“I’d say that’s extremely rare now,” Carden said with a laugh. “You’re much more likely to find a pot patch these days.”

“Archaeology isn’t just temples and palaces and arrowheads, it’s also a moonshine still,” French said.

He thought the group would have a better chance of finding abandoned stills in the federally protected forests of WNC.

Because it’s illegal, there’s no public documentation to serve as a map.

“People say you can look at arrest records, and that’s bologna, because some sheriffs would turn a blind eye and others arrested everybody they could find,” French said. “So, if you went by that, you would have a skewed view of what was actually going on.”

Another angle of the “Moonshine Archaeology” is focused on ethnographics. The group will interview people in WNC about their experience with moonshine and try to find abandoned still sites guided by old stories.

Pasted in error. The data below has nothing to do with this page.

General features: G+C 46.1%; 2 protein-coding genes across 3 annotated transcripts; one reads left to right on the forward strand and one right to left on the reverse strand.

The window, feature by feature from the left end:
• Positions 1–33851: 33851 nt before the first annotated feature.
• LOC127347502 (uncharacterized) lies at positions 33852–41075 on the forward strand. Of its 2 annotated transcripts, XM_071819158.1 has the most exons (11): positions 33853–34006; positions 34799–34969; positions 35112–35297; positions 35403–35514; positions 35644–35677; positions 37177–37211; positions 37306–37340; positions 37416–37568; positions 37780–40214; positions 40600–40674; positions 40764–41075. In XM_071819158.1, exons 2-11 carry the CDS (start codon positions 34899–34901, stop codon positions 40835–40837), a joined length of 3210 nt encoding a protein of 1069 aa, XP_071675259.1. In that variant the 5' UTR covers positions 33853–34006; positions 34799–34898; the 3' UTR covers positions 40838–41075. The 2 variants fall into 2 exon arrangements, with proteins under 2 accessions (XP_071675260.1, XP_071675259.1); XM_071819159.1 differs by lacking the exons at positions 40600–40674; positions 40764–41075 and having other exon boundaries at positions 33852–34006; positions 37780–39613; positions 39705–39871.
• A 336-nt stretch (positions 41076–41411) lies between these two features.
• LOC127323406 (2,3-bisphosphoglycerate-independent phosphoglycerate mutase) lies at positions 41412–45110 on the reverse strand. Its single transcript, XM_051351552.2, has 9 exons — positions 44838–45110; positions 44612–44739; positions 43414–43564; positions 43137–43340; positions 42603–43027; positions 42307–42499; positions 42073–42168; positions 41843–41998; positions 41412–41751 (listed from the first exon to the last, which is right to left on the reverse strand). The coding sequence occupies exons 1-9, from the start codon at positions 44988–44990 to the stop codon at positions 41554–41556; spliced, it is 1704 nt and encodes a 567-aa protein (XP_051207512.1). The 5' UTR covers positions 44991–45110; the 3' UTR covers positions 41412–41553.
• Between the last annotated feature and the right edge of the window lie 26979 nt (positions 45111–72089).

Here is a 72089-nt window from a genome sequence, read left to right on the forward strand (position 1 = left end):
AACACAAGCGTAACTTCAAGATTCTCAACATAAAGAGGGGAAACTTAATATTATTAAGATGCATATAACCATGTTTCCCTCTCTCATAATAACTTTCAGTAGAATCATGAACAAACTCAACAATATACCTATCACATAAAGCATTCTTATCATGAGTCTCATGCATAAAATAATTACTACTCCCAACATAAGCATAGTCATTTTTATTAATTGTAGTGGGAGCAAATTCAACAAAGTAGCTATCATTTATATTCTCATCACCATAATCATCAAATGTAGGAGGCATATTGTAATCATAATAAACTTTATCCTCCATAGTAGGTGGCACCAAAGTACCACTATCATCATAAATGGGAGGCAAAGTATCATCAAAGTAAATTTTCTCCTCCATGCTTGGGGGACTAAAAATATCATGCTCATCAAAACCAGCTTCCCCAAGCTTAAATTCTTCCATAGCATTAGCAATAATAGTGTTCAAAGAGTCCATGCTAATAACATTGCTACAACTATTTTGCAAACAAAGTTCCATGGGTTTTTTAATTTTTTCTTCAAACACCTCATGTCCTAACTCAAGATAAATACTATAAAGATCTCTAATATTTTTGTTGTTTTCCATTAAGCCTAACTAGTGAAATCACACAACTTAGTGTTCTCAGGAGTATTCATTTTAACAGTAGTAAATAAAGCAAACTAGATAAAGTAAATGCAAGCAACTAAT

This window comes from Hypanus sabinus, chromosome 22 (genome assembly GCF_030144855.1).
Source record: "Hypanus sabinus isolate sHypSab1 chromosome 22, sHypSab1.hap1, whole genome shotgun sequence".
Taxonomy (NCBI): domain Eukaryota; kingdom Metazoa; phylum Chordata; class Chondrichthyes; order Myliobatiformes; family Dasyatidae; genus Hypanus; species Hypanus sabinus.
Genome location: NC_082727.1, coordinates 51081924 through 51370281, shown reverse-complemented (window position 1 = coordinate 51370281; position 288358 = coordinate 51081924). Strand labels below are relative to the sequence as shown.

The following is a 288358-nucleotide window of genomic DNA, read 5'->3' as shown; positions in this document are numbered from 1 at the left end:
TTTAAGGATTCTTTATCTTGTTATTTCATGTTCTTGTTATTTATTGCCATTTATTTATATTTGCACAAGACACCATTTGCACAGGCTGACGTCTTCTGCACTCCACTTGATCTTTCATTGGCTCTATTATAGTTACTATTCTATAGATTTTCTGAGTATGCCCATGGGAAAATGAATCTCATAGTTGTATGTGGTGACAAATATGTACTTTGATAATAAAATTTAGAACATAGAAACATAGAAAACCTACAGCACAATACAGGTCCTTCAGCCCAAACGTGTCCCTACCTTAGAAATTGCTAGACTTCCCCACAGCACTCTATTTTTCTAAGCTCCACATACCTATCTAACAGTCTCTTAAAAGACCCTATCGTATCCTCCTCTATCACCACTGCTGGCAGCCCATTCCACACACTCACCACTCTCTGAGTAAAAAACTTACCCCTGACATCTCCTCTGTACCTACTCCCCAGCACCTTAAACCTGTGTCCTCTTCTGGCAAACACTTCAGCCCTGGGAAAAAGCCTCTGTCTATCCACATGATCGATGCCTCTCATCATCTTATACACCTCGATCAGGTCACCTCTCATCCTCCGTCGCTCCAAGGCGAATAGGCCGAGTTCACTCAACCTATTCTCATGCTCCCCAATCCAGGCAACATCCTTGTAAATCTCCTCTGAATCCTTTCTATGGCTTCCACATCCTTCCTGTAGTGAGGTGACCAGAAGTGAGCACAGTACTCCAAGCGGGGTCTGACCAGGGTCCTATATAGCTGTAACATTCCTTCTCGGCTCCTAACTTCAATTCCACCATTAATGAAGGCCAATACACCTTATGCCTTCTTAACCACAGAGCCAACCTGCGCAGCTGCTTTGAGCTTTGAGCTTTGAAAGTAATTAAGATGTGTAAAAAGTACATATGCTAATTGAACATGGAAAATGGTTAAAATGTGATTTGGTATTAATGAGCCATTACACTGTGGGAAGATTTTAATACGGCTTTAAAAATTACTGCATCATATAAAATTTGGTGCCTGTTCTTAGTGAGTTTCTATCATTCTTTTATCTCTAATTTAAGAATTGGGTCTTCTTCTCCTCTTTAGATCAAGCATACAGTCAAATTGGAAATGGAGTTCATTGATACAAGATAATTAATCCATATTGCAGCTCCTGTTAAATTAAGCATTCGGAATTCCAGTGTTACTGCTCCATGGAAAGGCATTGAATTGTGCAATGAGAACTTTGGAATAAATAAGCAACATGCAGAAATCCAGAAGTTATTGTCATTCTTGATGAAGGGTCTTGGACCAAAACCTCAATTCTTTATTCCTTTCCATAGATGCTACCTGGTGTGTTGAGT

“The landscapes are going to tell one story, and the people of different ages and different backgrounds in this area are going to tell a different part of the story,” French said.

“My father was murdered by a drunk, and that had a profound effect on the family,” Carden said. “Suddenly, drinking was an anathema, you just didn’t do it. I even felt guilty when I drank beer.”

Carden said buying and drinking alcohol was, for him, akin to living a second life.

“I think the first drink of alcohol I had was from a woman who drove the school bus. She came out to the car with a Mason jar,” he said.

Carden regaled the group with a story about visiting Whiteside Cove during his high-school years accompanied by friends.